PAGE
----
Uncentered

I love living in Beer Sheva. I love the desert. The expanse, the space and the heat. The B7, as we call it, is one of the oldest cities in the world- traveled by Abraham and all of the tradesmen, profits, families and pioneers since. It has somehow frozen throughout time- in between growth spurts and perhaps just now catching up. In so many ways Beer Sheva is the perfect place for my family. Small enough to avoid traffic and city-parking-battles and just big enough to provide a taste of culture and nightlife when you want it. The mood is calm, slow and less contentious than other cities in Israel. We can walk our son to daycare in the morning and my partner walks to work, yet when we get the chance to go out, there is always new restaurant or bar to check out. The local flavor includes diversity, community, and a real sense of responsibility for one another. A large, forward-thinking university and a new high-tech park- booming. Ever a place of contradictions, there is also extreme poverty here and deeply rooted streams of backward societal norms- embodied in racism, sexism and homophobia. I guess we have it all.
Somehow when I moved to Beer Sheva I felt at home. I fit here. I never liked the big cities. Tel Aviv was too hectic and hip for me and the tensions of Jerusalem grew strenuous after 5 years.
Though we call Beer Sheva the city of opportunities, alas, it will never be in the “center.” It is the very definition of peripheral. There has been A LOT of progress here and so many people are doing great work- from grassroots  to the mayor- to increase employment opportunities, keep living costs low and foster culture here. But it isn’t always easy. In a job search it will always feel like 90% of the jobs in your field are looking for people who live in Jerusalem or Tel  Aviv. Some of your friends and family will scrunch their noses up when you invite them down for the weekend, unaware of the utter greatness of this place. Also, you can’t always find canned black beans in the store so you will have to learn how to cook the beans from scratch. You will have less fabulously out LGBT neighbors and you have your work cut out for you if you openly take issue with racist and sexist “jokes” (like I do).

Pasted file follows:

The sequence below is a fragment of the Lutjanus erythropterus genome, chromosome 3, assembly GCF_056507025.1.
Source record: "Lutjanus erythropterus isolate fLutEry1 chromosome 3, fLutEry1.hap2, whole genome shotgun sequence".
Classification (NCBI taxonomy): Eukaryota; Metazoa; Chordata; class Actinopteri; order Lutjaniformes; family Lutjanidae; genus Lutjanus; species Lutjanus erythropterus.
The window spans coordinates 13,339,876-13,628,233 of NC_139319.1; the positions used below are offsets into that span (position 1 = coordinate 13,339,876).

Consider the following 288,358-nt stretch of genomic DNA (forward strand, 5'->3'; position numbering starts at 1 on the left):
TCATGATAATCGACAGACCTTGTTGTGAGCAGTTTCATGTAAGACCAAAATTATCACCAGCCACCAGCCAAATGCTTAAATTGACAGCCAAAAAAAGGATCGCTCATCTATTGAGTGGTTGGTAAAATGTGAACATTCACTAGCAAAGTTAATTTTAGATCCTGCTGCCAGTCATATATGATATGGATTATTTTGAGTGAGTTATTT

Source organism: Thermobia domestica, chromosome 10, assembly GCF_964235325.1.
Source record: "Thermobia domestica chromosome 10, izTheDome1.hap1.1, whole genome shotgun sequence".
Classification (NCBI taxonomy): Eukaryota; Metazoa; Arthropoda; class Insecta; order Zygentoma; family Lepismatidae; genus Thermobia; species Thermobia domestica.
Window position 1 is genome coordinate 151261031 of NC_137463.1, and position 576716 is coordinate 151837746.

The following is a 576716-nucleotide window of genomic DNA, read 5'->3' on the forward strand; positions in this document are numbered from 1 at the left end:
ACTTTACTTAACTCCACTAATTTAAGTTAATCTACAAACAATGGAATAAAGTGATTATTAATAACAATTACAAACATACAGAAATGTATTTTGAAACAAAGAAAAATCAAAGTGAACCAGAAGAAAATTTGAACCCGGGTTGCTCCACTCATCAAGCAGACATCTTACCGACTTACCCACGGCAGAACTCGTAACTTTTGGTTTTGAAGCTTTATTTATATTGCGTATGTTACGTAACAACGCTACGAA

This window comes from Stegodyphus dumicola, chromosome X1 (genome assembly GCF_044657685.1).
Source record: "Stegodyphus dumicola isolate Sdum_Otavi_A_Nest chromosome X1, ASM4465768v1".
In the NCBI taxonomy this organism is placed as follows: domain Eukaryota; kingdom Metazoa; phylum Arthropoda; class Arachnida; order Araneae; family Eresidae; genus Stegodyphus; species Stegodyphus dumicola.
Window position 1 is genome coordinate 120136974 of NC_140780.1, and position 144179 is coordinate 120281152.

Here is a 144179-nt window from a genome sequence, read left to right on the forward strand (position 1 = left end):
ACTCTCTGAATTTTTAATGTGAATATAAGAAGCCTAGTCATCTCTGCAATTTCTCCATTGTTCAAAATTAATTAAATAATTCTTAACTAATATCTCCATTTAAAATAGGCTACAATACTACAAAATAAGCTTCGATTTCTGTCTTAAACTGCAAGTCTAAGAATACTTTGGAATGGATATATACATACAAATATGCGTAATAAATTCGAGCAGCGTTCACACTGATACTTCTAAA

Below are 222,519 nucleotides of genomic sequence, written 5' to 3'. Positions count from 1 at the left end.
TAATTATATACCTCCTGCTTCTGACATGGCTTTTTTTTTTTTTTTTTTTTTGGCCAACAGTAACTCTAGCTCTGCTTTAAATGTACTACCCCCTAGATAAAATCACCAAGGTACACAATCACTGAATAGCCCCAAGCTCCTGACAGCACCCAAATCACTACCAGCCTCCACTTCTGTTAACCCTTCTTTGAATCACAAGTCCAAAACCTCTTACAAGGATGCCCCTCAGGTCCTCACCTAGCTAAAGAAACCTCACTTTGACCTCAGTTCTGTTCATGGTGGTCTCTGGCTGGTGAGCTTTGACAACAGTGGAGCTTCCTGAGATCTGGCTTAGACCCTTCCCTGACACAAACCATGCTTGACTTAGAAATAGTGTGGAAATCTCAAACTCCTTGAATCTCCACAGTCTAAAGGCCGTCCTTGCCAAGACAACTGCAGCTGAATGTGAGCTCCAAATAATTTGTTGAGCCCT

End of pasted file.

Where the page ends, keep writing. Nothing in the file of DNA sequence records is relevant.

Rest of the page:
Despite its challenges, I wouldn’t live anywhere else in Israel. The quality of our life here is rich and abundant. All else comes together, with hard work and positive life energy. If home is where your heart is, then mine is in the Negev.
Advertisements

Organizations that stole my heart

I am so proud to have dedicate time and energy to the following great organizations. I remain a staunch supporter of their work to advance equality, to improve the lives of individuals as well as changing Israeli society as a whole.

Women of the Wall נשות הכותל

The Jerusalem Open House for Pride and Toleranceהבית הפתוח לגאווה וסובלנות בירושלים

MEET (Middle East Education through Technology) מפגש חינוך טכנולוגיה

MASLAN The Negev’s Sexual Assault and Domestic Violence Support Center מסל”ן מרכז סיוע לנפגעות ונפגעי אלימות ותקיפה מינית בנגב

 

My Experience

Professional Experience:

Freelance: (Current)
Communications consultant: Strategist and project management with expertise in Public Relations, web presence, social networks, branding, content writing, campaigns. International Relations: Building partnerships, visits, lectures and meetings abroad
Clients include: Make a Point: Online Messaging Tool, Simpact: Sustainable Social Impact

Women of the Wall (2010- Current)
Director of Public Relations and Development
(Interim Director December 2013 – July 2014)
Responsibilities include: Supervision of full time, part time and freelance staff, writing English materials including press releases and articles, developing and managing strategies for all social networking sites, managing web content for English and Hebrew site, press contacts and organizational partnerships in Israel and abroad, overseeing logistics and PR for events.

MASLAN- The Negev’s Sexual Assault and Domestic Violence Support Center (December 2010- March 2012)